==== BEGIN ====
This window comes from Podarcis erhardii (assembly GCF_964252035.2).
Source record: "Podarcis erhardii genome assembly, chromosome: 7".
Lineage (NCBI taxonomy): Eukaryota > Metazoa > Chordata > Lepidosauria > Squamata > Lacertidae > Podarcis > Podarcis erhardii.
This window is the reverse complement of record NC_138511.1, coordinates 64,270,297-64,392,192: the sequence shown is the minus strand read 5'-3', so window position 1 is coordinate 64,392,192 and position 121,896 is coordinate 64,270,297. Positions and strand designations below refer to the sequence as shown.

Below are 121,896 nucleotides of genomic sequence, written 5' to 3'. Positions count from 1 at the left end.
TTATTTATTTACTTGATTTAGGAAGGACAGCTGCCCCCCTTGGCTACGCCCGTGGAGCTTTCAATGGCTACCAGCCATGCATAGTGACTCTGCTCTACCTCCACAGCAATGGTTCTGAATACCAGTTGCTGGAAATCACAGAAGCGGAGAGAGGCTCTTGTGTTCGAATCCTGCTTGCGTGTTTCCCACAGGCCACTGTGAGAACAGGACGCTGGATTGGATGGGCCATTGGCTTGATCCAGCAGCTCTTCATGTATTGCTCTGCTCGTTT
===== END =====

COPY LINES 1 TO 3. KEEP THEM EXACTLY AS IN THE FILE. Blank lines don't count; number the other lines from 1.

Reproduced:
This window comes from Podarcis erhardii (assembly GCF_964252035.2).
Source record: "Podarcis erhardii genome assembly, chromosome: 7".
Lineage (NCBI taxonomy): Eukaryota > Metazoa > Chordata > Lepidosauria > Squamata > Lacertidae > Podarcis > Podarcis erhardii.